Sunday, March 6, 2011

Mountain Marathon Race Report

Ridiculously Challenging.
In fact, this is truly the hardest run I've ever done.
I got my usual 2-3 hrs of race day sleep, because I worked the night before.
I can't say I was really excited about this race , because  Rachael and Craig had really amped it up to be a challenging course, and it turns out they weren't blowing smoke.
I was actually a little nervous, because I've spent the last few weeks coming back from perrenial tendonitis and a groin strain. So I had run a total of 3 days in the 2 weeks leading up to the race. I felt unprepared.
I decided to start off strong since I had ran the first part of the course a few times, which was pretty much 4 miles of uphill. The only difference this time was the snow. And that made a BIG difference.
Until this race I had never ran in any substantial amount of snow. To make it worse, I was front of the pack, only behind Jesse Stevick, so the snow had yet to be packed by other runners, which made it quite difficult.
I spent the first hour or two debating if I should drop:
"No one will care man. You've had that injury anyways, so a DNF is no big deal. God! I feel sick! I shouldn't have drank that redbull! This isn't even really running. I wouldn't call this fun, I don't like doing things that aren't fun, So what's the point?"
After a while, I pulled it together.
"You've never dropped out of anything and you're never going to. So stop whining. Let's just get up to that tree and see what it looks like. Well, IT PROBABLY LOOKS LIKE A F@#*ing TREE, MAN!... that's not the point!"
For the rest of the race I played the "lets get to that landmark" game.
The snow got deeper and deeper as we continued to climb.
There was a little re-route because of a fallen tree where you literally had to scramble up the snow, hands and knees, and hop over a tree. What kind of run is this again? A 26 mile warrior dash? OH! ok. That makes sense.
There were puddles that you couldn't tell were puddles, because they were covered by snow. I couldn't feel my toes 2 miles in. "Great. I'm gonna lose a toe too."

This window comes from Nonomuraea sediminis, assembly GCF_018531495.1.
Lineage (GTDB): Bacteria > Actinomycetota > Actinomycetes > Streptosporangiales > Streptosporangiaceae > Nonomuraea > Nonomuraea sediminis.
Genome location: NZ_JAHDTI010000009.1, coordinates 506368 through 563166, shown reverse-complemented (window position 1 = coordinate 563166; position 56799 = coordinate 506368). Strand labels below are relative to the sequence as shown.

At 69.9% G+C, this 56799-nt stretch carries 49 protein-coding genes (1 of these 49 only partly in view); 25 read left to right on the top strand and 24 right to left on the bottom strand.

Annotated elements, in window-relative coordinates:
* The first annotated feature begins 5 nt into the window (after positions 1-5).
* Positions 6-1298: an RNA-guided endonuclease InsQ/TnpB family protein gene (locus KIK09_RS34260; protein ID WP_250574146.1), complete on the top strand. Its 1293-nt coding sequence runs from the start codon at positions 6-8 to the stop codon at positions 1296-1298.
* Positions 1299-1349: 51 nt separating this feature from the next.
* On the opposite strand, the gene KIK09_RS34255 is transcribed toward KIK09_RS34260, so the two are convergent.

I flew on the way back down. After 4 miles of uphill slippery snow, any downhill felt amazing. We started passing other runners who were on their way up which gave me a nice energy boost. People being impressed by what I'm doing drives me to run faster. Even on the road. I'm not sure what it is, but I think to myself "They're watching. And I bet they're thinking about how fast and good I am. I better run fast. I better run a good race."
For the full marathon there were a total of 4 out and backs. The 2nd was on a service road with no snow at all, so it was pretty easy running, besides the constant uphill on the way out. As soon as you got back from that, it was time to start the climb up rock candy again. The good thing about running the Course the 2nd time through is that the snow was packed, so it was much more runnable. This is where Matt Cambell pulled away from me.
I had some rough spots, of course, but I just kept imagining how lunch would be with my girlfriend and how happy and warm I'd be then, and that I just had to finish. So, as usual, I just kept pushing on. Because that's what you do when you're a runner.
Jesse held the lead and gained 27 minutes on me throughout the race while Matt and I alternated between 2nd and 3rd before he finished strong and gained 6 minutes on me in the last 1/2.
I came in 3rd in 04:26:02.
It was so challenging. It really felt like a great accomplishment to finish.
Rachael and Craig of Guerilla Running do a fantastic job of putting on races and being involved in the community. I am so lucky to be a part of such a great team.
I couldn't ask for more when it comes to running.
I'll do this again next year.
I have a feeling it's going to end up being a popular race.

me at mile 21
Jesse Stevick and I at the finish.